Klein Defends Federal Intervention in Free Market

Joel I. Klein J.D. '71, who leads the government's anti-trust case against Microsoft, yesterday defended federal intervention in the free market in an address at Harvard Law School.

Klein, who is the Assistant U.S. Attorney General in charge of the antitrust division of the Department of Justice, convinced a federal judge last week that the Microsoft Corporation had violated U.S. anti-trust laws.

Expanding on comments he issued the day of the decision, Klein said Microsoft was able to dictate to computer manufactures what software they could and could not include with their computers.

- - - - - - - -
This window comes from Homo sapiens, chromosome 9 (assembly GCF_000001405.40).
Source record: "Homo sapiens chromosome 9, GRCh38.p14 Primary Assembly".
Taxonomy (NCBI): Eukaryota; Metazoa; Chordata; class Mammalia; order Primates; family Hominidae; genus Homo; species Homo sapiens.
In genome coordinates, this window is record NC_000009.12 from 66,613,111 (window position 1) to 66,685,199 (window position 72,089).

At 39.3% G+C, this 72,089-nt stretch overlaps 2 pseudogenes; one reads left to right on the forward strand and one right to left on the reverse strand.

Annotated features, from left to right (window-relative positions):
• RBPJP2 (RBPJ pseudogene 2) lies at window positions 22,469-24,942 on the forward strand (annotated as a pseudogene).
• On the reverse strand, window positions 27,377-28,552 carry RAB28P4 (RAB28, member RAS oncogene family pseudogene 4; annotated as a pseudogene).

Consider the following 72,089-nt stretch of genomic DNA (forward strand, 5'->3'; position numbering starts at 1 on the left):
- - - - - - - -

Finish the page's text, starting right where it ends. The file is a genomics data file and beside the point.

He said their tactic was simple: they manipulated the price of the Windows operating system to punish reluctant computer companies into complying with Microsoft policies.

"There's nothing new here. The tactics went back to classic anti-trust cases," Klein said. "This was straightforward intimidation."

Klein has faced criticism from business interests and academia.

They say Klein and his prosecutors have zealously targeted "new economy" businesses, even as prices dropped and consumer choice has increased.

Klein also faced criticism that technology improves so quickly the legal system cannot keep pace--changes in web browser and software technology may render any Microsoft remedy obsolete as soon as it is implemented.

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